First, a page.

Monday, October 12, 2009

Week three straggler.

When I see clean, simple designs, I melt. If you can get your point across in 5 seconds, then you’re doing something right. I personally don’t want to have to spend too much time figuring out what to do with something, or what your design means. Give me convenience or give me death.

I wish I saw more simple industrial designs. I’ve come across conceptual ideas that make my heart pound, but I rarely happen upon something that is real and available. Oh yeah, and I can’t forget package design. Don’t give me all that shrink-wrap. A beautifully designed un-dyed box will do just fine.

Maybe it’s the designer in me, but who will tell me that they aren’t intrigued and compelled by this: [Go Here] Seriously, that is up-cycling. And think about how simple that box is.

Why can’t everything be like that? Does everything we buy need to have only one specific use? Can’t we re-define our surroundings? Better yet, can’t we create surroundings that are multi-use, “eco-friendly”, lasting, and beautiful? Is that too much to ask? It’s really a matter of simplicity.

In this day and age, everyone is so focused on cheap, easy to make, convenient items. Convenience (by this I mean ease of use and availability, among other attributes) and low-quality don’t have to go hand in hand. There’s no reason that good, simple design should sacrifice convenience. In fact, it should complement and emphasize it. And is it really “cheaper” to continually buy plastic plates instead of re-usable ceramic ones? Maybe for a while, but that’s only taking your wallet into effect. What about the cost on the environment? What about the cost on your body and your health? I would rather spend more money on something that I knew was going to last longer. Objects should be made to last. They should get passed down from generation to generation and stay strong.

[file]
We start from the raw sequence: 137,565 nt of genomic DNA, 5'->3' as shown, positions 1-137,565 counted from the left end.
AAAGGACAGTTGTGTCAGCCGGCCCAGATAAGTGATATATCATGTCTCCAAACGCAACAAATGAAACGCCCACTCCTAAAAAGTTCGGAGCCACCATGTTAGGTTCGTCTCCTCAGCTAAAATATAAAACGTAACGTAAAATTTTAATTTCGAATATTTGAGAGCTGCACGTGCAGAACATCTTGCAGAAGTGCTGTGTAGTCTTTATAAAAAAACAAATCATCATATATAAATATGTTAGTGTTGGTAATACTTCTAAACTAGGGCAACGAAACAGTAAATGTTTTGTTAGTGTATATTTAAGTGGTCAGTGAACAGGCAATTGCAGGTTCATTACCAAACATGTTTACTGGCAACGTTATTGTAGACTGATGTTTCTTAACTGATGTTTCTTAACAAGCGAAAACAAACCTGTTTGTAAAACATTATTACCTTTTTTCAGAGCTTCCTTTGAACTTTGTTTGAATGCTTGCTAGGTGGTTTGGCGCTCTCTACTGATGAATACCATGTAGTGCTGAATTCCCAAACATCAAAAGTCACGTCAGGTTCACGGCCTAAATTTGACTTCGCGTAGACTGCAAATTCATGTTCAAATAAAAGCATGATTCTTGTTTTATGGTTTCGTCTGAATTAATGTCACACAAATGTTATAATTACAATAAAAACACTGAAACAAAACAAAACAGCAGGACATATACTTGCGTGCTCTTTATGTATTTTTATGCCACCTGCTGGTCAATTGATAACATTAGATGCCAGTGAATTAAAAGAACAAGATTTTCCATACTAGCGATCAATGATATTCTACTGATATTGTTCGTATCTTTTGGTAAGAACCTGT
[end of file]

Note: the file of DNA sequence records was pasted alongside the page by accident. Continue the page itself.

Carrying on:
In short, I’m trying to understand what’s changed in the world. Why are simple, effective designs harder and harder to come by? Why do products need to be so specialized, so fancy? Why do they need to be made with so many materials? Pots and pans are simple items that are continually becoming more and more complex. Is it just a matter of convenience, or something more? Let’s simplify the objects we use. But seriously, I love convenience too so let’s not get rid of that.


  1. speaking of recycling...

  2. I like the concept of the shipping container houses and the beer bottles, why are all bottles and cans cylinder shaped anyways, may because it's easier to grasp? It seems to me that packing materials would greatly decrease if pop; water, milk, oj, and almost all liquids containers were box shaped instead of cylinder. The second part I like about the bottles was that the designer had planned out the life of the bottle. He focused not only the best way to transport beer, but what can the bottle be used for after consumption of the beer. This is where the beer bottles differ from the containers; the containers were designed for one purpose then used for a second. We should be able to design a banner for the TNC that once they are finished with it, it becomes a doormat, or a table cloth, or cut and used as a cover for their magazine or book covers. I just brainstorming but if a bottle can be designed to become a wall, and then maybe a computer screen could become the wall "paper".

  3. Liz,
    I completely agree with you about the beauty of simplicity. I like simple, clean, straight-forward designs. I don't need all the other unnecessary nonsense... in fact it just causes you to be distracted and makes it difficult to appreciate the design. I too enjoy conveniency in the products I use. However, I believe that now people use convenience and laziness interchangeably, which is completely inaccurate. I do not need everything to be done for me by devices. Basically, make it simple and easy but not brainless.

    by the way, I really like that website posted Sarah.. really cool!